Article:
Thursday, May 5, 2011

The Tommy fallacy

Imitation is a powerful way to learn new skills, but the specific techniques and strategies that worked for other people won't necessarily work for you.

In the Who's rock opera Tommy, the title character experiences enlightenment and healing through obsessive practicing of pinball games. (Pinball is a mechanical predecessor to video games.) But when Tommy urges others to play pinball and follow his path to enlightenment, it doesn't work for other people. They play and play, but they only become frustrated, not enlightened.

The moral of the story is that everyone has to find their own path to enlightenment. A spiritual path is a personal thing, and if you randomly follow someone else's path, it won't necessarily work for you.

Guess what? This lesson applies to more than just your spiritual life. The path to success in life is just as personal as the spiritual path (and that's assuming that those two things can even be considered separately, which is debatable). And what about your path as a creative artist? That path is most emphatically a uniquely personal thing that you must discover yourself.

The Tommy syndrome is the misguided (but understandable) tendency of coaches, mentors, and advisors to expect their students to repeat their own path to success, no matter how ill-fitting it is.

The Tommy fallacy is the incorrect assumption that you can achieve the same results that someone else achieved, just by copying all of that person's actions. It's the assumption that you can do great stuff by carefully studying and exactly copying someone else's process for doing great stuff.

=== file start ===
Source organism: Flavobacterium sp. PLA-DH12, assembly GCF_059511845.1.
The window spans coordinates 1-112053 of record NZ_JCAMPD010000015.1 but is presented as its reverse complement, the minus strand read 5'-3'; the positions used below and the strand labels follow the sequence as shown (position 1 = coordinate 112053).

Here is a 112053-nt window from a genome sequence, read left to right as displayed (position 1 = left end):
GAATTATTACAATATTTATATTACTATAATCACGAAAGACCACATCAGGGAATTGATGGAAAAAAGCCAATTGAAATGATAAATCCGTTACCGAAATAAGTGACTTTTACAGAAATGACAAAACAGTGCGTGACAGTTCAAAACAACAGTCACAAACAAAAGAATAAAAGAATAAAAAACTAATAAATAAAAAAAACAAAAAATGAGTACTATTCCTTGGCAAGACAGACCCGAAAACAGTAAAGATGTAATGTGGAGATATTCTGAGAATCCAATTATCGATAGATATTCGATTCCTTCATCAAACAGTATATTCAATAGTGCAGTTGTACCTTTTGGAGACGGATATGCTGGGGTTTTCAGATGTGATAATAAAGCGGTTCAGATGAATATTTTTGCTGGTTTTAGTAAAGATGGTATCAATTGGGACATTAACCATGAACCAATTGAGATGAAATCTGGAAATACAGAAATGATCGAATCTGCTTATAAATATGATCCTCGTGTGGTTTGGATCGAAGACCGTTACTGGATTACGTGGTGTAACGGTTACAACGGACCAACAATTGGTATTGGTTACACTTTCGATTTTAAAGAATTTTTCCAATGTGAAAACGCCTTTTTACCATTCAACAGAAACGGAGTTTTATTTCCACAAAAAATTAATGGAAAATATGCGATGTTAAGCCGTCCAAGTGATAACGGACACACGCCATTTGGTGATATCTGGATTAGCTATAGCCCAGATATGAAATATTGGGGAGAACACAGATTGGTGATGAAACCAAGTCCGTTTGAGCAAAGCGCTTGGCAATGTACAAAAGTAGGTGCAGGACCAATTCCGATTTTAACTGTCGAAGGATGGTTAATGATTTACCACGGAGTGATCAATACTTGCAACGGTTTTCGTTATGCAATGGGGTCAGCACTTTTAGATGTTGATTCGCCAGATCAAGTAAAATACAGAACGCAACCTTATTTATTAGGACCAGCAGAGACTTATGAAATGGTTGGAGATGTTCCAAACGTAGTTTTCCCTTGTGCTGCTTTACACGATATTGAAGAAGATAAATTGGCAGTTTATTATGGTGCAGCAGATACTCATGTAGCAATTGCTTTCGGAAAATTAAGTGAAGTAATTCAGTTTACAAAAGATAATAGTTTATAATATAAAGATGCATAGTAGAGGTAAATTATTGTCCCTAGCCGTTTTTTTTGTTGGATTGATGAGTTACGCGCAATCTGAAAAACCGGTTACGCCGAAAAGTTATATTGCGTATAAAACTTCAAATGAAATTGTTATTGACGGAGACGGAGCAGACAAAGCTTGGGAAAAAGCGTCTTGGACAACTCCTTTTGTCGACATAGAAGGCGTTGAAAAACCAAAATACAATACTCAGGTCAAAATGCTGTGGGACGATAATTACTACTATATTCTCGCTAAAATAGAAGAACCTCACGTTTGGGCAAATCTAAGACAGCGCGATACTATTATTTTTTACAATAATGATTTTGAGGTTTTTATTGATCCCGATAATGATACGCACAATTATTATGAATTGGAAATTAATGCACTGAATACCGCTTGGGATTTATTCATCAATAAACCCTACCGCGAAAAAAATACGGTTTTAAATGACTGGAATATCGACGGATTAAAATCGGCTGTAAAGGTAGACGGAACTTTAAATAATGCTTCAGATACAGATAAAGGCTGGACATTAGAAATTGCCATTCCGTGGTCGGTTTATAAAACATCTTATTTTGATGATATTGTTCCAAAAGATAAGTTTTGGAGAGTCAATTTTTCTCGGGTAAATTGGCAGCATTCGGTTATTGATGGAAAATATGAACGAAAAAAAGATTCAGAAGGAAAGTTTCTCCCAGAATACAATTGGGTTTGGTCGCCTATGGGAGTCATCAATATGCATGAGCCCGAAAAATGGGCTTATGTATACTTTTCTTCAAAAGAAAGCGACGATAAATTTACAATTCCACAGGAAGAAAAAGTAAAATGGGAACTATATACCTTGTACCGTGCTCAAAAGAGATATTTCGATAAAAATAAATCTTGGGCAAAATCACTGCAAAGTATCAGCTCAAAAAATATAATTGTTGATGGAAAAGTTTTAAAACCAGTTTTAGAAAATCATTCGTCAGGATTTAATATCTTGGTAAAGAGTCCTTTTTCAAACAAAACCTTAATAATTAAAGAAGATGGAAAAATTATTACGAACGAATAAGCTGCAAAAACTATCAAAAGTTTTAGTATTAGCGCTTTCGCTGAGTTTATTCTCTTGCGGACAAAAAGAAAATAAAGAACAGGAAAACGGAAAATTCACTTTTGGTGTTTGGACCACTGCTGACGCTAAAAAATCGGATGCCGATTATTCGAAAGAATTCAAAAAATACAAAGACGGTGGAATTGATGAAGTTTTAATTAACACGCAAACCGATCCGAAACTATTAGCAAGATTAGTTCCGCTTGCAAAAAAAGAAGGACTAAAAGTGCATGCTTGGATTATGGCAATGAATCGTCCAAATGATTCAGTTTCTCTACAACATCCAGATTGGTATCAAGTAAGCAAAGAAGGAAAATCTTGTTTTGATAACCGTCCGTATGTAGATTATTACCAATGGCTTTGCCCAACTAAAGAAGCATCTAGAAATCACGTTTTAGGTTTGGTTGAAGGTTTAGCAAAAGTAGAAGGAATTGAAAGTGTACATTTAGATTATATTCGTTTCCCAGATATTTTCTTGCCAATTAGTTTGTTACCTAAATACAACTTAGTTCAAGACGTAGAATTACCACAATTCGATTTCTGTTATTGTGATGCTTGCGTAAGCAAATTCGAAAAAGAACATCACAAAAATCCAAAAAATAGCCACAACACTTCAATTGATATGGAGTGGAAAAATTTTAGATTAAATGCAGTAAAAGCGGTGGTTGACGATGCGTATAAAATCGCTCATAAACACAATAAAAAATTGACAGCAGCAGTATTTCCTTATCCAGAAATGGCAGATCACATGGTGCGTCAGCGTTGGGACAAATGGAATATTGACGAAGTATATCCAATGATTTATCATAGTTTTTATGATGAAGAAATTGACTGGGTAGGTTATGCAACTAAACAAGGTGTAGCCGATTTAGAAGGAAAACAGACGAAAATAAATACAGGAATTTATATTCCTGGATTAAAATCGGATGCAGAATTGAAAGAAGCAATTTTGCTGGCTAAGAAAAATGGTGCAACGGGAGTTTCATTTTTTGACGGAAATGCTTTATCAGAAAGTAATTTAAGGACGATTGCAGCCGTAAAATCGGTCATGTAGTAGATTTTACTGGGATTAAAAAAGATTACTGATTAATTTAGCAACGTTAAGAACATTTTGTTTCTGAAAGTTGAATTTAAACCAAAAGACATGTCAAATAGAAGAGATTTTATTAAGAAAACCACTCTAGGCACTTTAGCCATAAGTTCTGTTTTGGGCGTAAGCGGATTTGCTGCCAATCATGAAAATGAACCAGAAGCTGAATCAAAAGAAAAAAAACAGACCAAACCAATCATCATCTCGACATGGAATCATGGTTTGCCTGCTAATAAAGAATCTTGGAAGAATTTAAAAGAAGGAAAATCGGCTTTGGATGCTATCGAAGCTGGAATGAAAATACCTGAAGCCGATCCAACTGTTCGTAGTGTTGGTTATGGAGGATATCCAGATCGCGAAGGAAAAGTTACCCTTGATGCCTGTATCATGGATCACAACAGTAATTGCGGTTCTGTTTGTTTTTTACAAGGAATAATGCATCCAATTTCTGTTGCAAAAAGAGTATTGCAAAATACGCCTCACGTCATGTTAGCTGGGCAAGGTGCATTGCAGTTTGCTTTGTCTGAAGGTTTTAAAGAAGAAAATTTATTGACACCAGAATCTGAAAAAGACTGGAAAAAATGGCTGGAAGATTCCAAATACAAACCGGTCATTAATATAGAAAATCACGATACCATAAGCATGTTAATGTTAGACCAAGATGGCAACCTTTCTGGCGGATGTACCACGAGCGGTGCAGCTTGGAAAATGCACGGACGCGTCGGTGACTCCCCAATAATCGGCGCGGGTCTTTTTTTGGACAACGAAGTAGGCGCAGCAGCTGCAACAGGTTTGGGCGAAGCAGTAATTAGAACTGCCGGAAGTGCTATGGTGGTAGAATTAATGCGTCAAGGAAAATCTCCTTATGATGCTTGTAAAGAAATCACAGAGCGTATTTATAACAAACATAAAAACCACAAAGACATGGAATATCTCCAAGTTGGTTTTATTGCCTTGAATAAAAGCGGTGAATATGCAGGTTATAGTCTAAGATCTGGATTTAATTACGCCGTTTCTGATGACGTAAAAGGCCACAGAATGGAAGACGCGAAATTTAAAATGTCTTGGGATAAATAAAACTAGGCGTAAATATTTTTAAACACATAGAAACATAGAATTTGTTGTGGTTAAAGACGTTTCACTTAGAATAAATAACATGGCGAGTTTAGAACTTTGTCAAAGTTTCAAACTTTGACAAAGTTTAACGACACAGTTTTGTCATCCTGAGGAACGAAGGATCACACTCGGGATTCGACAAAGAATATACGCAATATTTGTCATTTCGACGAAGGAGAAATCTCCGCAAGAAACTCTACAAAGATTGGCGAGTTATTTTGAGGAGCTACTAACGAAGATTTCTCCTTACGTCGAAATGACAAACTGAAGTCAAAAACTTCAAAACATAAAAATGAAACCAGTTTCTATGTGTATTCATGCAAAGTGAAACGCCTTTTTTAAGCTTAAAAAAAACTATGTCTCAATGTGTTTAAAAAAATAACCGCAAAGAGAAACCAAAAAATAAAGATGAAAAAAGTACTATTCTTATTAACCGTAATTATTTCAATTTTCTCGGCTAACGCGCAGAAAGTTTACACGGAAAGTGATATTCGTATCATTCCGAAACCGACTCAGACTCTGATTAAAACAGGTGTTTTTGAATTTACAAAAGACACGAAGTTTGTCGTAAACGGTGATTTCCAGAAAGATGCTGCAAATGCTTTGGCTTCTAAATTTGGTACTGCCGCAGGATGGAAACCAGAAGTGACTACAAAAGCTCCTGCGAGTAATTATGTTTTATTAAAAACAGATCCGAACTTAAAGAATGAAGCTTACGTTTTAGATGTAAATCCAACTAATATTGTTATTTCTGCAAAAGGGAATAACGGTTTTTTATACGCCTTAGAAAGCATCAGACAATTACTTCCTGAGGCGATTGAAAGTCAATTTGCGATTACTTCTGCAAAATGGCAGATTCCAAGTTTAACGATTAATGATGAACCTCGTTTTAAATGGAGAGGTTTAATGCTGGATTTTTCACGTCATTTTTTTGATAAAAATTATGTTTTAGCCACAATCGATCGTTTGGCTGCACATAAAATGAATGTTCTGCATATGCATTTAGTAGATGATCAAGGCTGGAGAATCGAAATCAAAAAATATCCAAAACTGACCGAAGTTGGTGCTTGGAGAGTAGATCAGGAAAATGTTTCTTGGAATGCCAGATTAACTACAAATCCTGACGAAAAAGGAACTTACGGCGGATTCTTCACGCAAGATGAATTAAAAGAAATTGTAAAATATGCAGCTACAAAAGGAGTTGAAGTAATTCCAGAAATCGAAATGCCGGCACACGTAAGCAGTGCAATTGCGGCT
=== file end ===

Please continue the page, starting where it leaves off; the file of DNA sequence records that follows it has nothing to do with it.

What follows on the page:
In practice, this copying process sometimes partly succeeds, but it often utterly fails. Imitating people who are good at something is a fastest and powerful way to learn — but you still have to find your own way to success.

Why doesn't it work to copy someone else? There are several reasons why it fails.
  • Everyone is different, with a unique set of strengths, limitations, interests, and values.
  • You're in a particular time, place, and set of circumstances. It's never a match for the situation of the person you're trying to copy.
  • While some behaviors are obvious and easy to copy, some behaviors are subtle and hard to discern — and these subtle differences sometimes make a big difference.
  • Noteworthy success is rarely a one-person effort, and key contributions can come from invisible supporting players who chose to stay out of the spotlight.
But the key flaw, the centerpiece of the Tommy fallacy, is this:
  • The successful person you're imitating did what they did as a natural expression of who and where they were and what they wanted to achieve. The one thing they didn't do is copy someone else's actions.
As a creative artist, you can certainly pick up tricks and techniques from others and use them as raw material. But you fundamentally can't find your creative way by copying someone else's path. This is a practical thing; not some moralistic imperative to "be original." The creative process simply doesn't work if you put someone else in the space where you are supposed to stand.

You, the artist, are the catalyst that sparks the chemical reaction. You provide the transformative space that makes magic happen. And the magic only works if you are whole and intact, taking ownership of the creative process and taking responsibility for the results.

But don't trust me on this. I don't want to be just another one of those coaches, mentors, and advisors that I warned you about eight paragraphs back. Check this out for yourself, and see what your own experiences tell you.

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